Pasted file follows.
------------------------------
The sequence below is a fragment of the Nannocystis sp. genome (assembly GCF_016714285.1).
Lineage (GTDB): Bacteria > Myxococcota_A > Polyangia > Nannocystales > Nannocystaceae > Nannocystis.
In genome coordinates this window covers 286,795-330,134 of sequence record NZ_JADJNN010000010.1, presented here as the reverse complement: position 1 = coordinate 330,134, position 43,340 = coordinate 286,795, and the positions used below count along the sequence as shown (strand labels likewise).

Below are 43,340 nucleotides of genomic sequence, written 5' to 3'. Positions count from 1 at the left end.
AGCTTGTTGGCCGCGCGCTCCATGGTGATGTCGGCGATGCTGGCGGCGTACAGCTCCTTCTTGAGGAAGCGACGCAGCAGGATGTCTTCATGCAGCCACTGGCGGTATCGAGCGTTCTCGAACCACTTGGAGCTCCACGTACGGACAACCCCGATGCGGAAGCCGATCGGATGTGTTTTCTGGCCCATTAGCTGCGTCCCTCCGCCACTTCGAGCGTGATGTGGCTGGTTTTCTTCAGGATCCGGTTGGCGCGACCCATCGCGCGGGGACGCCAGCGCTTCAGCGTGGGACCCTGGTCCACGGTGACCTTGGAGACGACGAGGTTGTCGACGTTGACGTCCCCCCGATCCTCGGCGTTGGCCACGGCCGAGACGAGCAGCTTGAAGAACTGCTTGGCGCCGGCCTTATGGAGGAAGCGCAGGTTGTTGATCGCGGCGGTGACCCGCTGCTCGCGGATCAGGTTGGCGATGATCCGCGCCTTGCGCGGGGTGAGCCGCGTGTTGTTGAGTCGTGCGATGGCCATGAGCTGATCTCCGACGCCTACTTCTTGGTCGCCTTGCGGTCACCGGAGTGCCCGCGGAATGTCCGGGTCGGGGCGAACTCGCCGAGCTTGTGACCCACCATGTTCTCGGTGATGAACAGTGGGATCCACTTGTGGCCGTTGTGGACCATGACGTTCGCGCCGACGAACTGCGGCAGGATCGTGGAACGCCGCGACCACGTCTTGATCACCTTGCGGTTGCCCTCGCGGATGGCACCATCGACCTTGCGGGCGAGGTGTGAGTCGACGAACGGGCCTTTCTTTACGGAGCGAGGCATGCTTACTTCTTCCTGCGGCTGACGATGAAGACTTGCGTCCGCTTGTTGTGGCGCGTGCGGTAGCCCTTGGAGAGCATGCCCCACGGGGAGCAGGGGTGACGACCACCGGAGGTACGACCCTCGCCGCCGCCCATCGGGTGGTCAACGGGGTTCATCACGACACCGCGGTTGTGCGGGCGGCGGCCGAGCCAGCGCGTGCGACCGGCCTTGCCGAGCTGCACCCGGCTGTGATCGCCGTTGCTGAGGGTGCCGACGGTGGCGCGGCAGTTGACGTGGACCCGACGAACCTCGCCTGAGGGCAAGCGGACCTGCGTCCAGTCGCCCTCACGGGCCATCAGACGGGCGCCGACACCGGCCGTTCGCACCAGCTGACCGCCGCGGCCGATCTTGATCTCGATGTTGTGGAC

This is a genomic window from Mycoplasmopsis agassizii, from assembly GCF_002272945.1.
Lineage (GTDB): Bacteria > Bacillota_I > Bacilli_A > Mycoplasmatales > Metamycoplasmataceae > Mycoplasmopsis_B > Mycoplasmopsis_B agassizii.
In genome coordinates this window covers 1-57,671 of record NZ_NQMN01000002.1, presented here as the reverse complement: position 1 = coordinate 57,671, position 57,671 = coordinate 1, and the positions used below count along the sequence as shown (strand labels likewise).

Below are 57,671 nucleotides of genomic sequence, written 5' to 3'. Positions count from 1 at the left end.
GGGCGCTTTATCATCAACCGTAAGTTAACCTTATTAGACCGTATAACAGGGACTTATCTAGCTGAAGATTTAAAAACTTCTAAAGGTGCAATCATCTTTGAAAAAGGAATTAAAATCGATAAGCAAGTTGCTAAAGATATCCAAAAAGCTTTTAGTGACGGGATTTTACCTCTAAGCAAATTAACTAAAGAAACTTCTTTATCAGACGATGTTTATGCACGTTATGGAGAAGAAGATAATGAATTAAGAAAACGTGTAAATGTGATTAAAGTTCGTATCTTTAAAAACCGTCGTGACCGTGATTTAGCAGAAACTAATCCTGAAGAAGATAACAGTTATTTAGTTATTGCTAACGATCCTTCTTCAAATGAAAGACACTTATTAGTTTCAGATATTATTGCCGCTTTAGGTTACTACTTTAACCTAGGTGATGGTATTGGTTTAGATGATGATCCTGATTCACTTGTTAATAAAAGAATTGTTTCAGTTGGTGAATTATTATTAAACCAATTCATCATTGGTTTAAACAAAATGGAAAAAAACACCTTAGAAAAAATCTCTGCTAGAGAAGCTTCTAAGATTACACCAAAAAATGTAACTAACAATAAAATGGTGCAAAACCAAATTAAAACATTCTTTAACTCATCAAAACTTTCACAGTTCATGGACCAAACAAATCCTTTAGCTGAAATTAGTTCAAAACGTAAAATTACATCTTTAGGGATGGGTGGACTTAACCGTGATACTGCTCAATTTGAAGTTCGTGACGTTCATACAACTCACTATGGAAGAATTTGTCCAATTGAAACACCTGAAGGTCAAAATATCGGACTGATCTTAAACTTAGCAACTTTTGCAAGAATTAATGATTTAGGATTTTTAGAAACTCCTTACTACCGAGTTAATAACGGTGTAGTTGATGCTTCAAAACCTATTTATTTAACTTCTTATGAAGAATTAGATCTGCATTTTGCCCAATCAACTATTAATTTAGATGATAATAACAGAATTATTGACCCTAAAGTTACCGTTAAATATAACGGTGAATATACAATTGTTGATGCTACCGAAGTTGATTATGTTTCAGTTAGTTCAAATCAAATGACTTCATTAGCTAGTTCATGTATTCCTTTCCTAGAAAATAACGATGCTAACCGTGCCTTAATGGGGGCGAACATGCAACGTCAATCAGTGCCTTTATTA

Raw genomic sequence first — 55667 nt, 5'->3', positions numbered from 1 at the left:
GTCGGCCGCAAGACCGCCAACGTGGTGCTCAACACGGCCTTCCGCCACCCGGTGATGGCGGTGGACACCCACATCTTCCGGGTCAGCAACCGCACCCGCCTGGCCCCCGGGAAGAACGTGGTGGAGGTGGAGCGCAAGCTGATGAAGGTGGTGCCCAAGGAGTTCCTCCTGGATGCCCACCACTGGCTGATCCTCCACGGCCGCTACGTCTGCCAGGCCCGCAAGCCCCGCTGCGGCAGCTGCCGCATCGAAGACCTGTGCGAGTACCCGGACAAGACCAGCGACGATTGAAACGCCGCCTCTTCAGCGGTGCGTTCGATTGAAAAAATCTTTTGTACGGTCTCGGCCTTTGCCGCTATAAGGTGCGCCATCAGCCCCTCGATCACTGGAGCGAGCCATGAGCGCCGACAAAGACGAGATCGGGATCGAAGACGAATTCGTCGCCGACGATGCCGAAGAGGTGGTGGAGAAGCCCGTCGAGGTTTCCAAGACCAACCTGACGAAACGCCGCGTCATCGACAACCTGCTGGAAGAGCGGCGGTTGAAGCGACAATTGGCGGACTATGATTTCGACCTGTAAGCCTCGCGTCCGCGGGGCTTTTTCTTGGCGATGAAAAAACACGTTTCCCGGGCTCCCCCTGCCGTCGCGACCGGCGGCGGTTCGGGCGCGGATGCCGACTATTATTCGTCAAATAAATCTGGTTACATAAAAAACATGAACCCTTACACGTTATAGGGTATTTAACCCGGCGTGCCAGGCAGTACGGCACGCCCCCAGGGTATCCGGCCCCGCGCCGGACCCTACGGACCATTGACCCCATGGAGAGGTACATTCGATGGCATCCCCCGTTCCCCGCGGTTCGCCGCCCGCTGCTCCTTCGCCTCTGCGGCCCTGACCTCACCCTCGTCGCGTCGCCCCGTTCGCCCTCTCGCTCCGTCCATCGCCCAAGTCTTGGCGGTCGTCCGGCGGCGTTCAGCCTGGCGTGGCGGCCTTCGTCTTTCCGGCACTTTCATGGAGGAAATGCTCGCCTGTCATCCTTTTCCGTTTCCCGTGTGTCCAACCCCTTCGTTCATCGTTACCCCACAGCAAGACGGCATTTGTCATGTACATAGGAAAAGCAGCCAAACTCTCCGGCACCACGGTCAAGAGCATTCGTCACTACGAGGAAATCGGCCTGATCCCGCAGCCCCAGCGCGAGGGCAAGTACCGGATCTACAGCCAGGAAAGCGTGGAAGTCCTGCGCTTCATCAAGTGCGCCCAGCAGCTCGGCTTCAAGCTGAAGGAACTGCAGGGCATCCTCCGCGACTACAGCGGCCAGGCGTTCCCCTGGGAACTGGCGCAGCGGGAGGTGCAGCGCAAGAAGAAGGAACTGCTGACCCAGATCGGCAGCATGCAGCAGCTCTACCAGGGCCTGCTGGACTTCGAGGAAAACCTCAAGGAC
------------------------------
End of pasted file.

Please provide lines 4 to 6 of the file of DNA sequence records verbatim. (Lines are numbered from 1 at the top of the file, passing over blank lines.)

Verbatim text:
Below are 43,340 nucleotides of genomic sequence, written 5' to 3'. Positions count from 1 at the left end.
AGCTTGTTGGCCGCGCGCTCCATGGTGATGTCGGCGATGCTGGCGGCGTACAGCTCCTTCTTGAGGAAGCGACGCAGCAGGATGTCTTCATGCAGCCACTGGCGGTATCGAGCGTTCTCGAACCACTTGGAGCTCCACGTACGGACAACCCCGATGCGGAAGCCGATCGGATGTGTTTTCTGGCCCATTAGCTGCGTCCCTCCGCCACTTCGAGCGTGATGTGGCTGGTTTTCTTCAGGATCCGGTTGGCGCGACCCATCGCGCGGGGACGCCAGCGCTTCAGCGTGGGACCCTGGTCCACGGTGACCTTGGAGACGACGAGGTTGTCGACGTTGACGTCCCCCCGATCCTCGGCGTTGGCCACGGCCGAGACGAGCAGCTTGAAGAACTGCTTGGCGCCGGCCTTATGGAGGAAGCGCAGGTTGTTGATCGCGGCGGTGACCCGCTGCTCGCGGATCAGGTTGGCGATGATCCGCGCCTTGCGCGGGGTGAGCCGCGTGTTGTTGAGTCGTGCGATGGCCATGAGCTGATCTCCGACGCCTACTTCTTGGTCGCCTTGCGGTCACCGGAGTGCCCGCGGAATGTCCGGGTCGGGGCGAACTCGCCGAGCTTGTGACCCACCATGTTCTCGGTGATGAACAGTGGGATCCACTTGTGGCCGTTGTGGACCATGACGTTCGCGCCGACGAACTGCGGCAGGATCGTGGAACGCCGCGACCACGTCTTGATCACCTTGCGGTTGCCCTCGCGGATGGCACCATCGACCTTGCGGGCGAGGTGTGAGTCGACGAACGGGCCTTTCTTTACGGAGCGAGGCATGCTTACTTCTTCCTGCGGCTGACGATGAAGACTTGCGTCCGCTTGTTGTGGCGCGTGCGGTAGCCCTTGGAGAGCATGCCCCACGGGGAGCAGGGGTGACGACCACCGGAGGTACGACCCTCGCCGCCGCCCATCGGGTGGTCAACGGGGTTCATCACGACACCGCGGTTGTGCGGGCGGCGGCCGAGCCAGCGCGTGCGACCGGCCTTGCCGAGCTGCACCCGGCTGTGATCGCCGTTGCTGAGGGTGCCGACGGTGGCGCGGCAGTTGACGTGGACCCGACGAACCTCGCCTGAGGGCAAGCGGACCTGCGTCCAGTCGCCCTCACGGGCCATCAGACGGGCGCCGACACCGGCCGTTCGCACCAGCTGACCGCCGCGGCCGATCTTGATCTCGATGTTGTGGAC

This is a genomic window from Mycoplasmopsis agassizii, from assembly GCF_002272945.1.